Fastener manufacturers have long congregated near the industries that buy their products, and according to Industrial Fastener Institute sources, the major purchasers are automobile manufacturers, the federal government, and electronics, machinery, aerospace, and appliance manufacturers. For this reason, Illinois, Ohio, Michigan, and Pennsylvania lead all states in fastener production. California, home to major players in the defense and aerospace industries, is also a major producer of fasteners. Illinois Tool Works (ITW), with headquarters in Glenview, Illinois, is by far the largest producer of industrial fasteners in the United States, with total company sales of $5.6 billion in 1998 sales and more than 24,000 employees. ITW has prospered by following a policy of decentralization. In an interview, Vice Chairman Frank Ptak told Industry Week that when an ITW division hits $50 million it's time to split it into three $15-million to $18-million divisions. As an example Ptak offered the company's experience with their Deltar Division, which focused on plastic fasteners for the automotive market. It took that division seven years to reach $2 million as part of the company's Fastex industrial fastener group. When Deltar was separated as part of a decentralization program, it grew sevenfold in four years and has since been split four times into even smaller units.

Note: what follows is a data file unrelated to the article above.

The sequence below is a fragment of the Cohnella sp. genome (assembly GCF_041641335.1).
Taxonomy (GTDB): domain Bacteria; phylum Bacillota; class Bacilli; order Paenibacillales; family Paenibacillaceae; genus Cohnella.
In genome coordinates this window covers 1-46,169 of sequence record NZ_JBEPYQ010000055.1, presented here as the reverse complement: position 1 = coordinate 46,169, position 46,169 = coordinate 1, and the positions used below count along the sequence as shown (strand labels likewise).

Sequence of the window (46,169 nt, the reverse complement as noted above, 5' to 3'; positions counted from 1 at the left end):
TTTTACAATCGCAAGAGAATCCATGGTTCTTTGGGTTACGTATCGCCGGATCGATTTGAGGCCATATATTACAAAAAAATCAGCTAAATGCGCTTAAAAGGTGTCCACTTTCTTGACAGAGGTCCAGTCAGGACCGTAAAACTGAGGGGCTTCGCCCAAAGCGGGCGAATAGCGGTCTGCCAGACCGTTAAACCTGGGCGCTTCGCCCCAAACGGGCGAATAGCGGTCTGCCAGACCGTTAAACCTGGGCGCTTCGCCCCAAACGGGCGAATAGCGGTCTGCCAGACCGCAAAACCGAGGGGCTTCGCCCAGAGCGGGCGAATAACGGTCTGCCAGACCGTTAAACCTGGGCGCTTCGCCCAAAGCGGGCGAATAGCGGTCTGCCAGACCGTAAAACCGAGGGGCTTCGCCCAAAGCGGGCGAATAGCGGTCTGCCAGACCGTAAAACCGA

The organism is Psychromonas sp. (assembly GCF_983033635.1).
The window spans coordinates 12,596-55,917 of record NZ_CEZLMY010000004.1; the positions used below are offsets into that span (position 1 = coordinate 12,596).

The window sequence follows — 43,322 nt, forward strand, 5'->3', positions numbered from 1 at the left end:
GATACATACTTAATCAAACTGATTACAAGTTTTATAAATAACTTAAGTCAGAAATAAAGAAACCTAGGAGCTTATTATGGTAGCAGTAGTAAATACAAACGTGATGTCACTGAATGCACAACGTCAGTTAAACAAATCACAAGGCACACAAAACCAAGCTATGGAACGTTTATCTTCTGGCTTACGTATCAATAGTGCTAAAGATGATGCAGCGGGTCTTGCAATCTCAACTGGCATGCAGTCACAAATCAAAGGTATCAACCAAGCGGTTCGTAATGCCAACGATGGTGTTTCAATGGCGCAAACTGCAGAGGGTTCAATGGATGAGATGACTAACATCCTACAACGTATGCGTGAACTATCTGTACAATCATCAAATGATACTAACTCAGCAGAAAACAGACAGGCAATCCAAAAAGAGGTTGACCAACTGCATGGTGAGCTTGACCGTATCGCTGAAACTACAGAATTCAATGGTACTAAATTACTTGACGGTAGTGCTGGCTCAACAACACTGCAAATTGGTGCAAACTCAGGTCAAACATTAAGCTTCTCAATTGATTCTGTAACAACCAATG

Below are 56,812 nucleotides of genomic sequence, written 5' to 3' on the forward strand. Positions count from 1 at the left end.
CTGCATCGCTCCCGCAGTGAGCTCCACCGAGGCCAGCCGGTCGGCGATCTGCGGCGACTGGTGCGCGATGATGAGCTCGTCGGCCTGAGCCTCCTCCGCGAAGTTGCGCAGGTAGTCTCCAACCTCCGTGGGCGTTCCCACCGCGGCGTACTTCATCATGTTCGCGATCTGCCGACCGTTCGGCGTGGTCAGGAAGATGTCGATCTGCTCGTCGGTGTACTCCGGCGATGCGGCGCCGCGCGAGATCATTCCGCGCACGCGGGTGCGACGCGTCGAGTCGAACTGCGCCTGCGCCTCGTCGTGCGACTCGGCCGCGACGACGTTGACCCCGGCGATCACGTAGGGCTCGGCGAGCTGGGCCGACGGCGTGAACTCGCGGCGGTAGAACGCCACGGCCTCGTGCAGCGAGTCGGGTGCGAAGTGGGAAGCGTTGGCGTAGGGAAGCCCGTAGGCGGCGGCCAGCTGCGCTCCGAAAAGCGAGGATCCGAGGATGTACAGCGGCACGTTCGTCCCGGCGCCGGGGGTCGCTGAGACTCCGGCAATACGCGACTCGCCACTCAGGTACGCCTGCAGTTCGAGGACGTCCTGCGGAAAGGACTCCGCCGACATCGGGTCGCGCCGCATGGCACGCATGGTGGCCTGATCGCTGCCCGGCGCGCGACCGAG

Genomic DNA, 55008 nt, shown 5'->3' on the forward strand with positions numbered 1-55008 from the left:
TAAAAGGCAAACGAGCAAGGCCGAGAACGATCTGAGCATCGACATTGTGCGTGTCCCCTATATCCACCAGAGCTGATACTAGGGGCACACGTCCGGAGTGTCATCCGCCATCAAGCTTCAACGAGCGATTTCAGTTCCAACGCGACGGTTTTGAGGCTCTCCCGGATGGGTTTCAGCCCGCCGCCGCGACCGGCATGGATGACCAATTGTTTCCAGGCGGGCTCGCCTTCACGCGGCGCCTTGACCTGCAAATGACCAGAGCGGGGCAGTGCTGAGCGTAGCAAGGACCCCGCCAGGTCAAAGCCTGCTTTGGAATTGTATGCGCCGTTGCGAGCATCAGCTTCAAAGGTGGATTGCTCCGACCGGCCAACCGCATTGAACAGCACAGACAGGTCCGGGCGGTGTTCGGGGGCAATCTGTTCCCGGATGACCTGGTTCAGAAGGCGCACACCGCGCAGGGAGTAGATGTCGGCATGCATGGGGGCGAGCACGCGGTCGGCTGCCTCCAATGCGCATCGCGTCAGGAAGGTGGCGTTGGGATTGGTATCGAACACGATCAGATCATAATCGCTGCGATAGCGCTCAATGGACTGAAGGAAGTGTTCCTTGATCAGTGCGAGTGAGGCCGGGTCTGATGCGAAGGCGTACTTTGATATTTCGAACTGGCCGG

SPS Technologies Inc. of Jenkintown, Pennsylvania, came in second with $410 million in sales and 4,100 employees. In 1995, Textron Inc. purchased Elco Industries Inc. and formed Elco Textron Inc. (based in Rockford, Illinois) and garnered the third spot with $238 million in sales revenue and 2,200 employees. Other major manufacturers include Camcar Textron Incorporated of Rockford, Illinois, and Huck International Incorporated based in Irvine, California.